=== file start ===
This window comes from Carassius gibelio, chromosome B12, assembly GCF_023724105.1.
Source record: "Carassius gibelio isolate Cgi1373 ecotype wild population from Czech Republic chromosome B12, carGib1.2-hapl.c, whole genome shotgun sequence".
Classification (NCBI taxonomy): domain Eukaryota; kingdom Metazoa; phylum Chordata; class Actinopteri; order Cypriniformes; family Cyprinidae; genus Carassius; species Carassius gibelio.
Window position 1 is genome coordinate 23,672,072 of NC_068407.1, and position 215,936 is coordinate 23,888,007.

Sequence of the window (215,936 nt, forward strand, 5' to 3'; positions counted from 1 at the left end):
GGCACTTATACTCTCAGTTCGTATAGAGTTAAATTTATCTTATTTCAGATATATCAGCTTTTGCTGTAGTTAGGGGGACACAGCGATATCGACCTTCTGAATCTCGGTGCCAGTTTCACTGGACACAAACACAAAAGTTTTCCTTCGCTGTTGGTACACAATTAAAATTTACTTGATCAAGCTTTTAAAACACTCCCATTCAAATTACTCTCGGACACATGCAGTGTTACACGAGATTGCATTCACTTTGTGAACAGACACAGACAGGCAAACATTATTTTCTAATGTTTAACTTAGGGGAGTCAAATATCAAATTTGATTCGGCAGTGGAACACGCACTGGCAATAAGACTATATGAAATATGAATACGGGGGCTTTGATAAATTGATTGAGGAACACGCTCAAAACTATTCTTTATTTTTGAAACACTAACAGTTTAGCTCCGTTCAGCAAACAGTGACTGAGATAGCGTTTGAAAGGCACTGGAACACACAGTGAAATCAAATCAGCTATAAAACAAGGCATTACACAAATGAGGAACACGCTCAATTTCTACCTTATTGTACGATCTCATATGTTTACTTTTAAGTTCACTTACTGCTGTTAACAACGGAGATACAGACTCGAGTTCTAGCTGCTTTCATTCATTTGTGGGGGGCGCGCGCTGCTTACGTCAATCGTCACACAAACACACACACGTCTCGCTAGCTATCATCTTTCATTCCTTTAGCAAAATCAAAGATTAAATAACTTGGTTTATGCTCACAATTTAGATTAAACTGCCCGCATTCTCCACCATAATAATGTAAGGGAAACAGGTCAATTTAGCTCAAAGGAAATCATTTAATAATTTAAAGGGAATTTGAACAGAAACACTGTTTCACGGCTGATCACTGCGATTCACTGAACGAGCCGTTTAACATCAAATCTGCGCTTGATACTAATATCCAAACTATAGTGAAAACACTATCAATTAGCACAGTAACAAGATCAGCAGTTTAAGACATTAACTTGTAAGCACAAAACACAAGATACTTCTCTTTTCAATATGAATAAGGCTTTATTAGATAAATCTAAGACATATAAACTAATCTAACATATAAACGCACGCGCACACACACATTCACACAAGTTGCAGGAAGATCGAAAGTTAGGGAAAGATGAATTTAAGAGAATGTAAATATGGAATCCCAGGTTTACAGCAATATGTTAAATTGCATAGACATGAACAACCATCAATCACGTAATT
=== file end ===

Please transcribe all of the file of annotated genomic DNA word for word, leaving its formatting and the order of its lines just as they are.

This window comes from Carassius gibelio, chromosome B12, assembly GCF_023724105.1.
Source record: "Carassius gibelio isolate Cgi1373 ecotype wild population from Czech Republic chromosome B12, carGib1.2-hapl.c, whole genome shotgun sequence".
Classification (NCBI taxonomy): domain Eukaryota; kingdom Metazoa; phylum Chordata; class Actinopteri; order Cypriniformes; family Cyprinidae; genus Carassius; species Carassius gibelio.
Window position 1 is genome coordinate 23,672,072 of NC_068407.1, and position 215,936 is coordinate 23,888,007.

Sequence of the window (215,936 nt, forward strand, 5' to 3'; positions counted from 1 at the left end):
GGCACTTATACTCTCAGTTCGTATAGAGTTAAATTTATCTTATTTCAGATATATCAGCTTTTGCTGTAGTTAGGGGGACACAGCGATATCGACCTTCTGAATCTCGGTGCCAGTTTCACTGGACACAAACACAAAAGTTTTCCTTCGCTGTTGGTACACAATTAAAATTTACTTGATCAAGCTTTTAAAACACTCCCATTCAAATTACTCTCGGACACATGCAGTGTTACACGAGATTGCATTCACTTTGTGAACAGACACAGACAGGCAAACATTATTTTCTAATGTTTAACTTAGGGGAGTCAAATATCAAATTTGATTCGGCAGTGGAACACGCACTGGCAATAAGACTATATGAAATATGAATACGGGGGCTTTGATAAATTGATTGAGGAACACGCTCAAAACTATTCTTTATTTTTGAAACACTAACAGTTTAGCTCCGTTCAGCAAACAGTGACTGAGATAGCGTTTGAAAGGCACTGGAACACACAGTGAAATCAAATCAGCTATAAAACAAGGCATTACACAAATGAGGAACACGCTCAATTTCTACCTTATTGTACGATCTCATATGTTTACTTTTAAGTTCACTTACTGCTGTTAACAACGGAGATACAGACTCGAGTTCTAGCTGCTTTCATTCATTTGTGGGGGGCGCGCGCTGCTTACGTCAATCGTCACACAAACACACACACGTCTCGCTAGCTATCATCTTTCATTCCTTTAGCAAAATCAAAGATTAAATAACTTGGTTTATGCTCACAATTTAGATTAAACTGCCCGCATTCTCCACCATAATAATGTAAGGGAAACAGGTCAATTTAGCTCAAAGGAAATCATTTAATAATTTAAAGGGAATTTGAACAGAAACACTGTTTCACGGCTGATCACTGCGATTCACTGAACGAGCCGTTTAACATCAAATCTGCGCTTGATACTAATATCCAAACTATAGTGAAAACACTATCAATTAGCACAGTAACAAGATCAGCAGTTTAAGACATTAACTTGTAAGCACAAAACACAAGATACTTCTCTTTTCAATATGAATAAGGCTTTATTAGATAAATCTAAGACATATAAACTAATCTAACATATAAACGCACGCGCACACACACATTCACACAAGTTGCAGGAAGATCGAAAGTTAGGGAAAGATGAATTTAAGAGAATGTAAATATGGAATCCCAGGTTTACAGCAATATGTTAAATTGCATAGACATGAACAACCATCAATCACGTAATT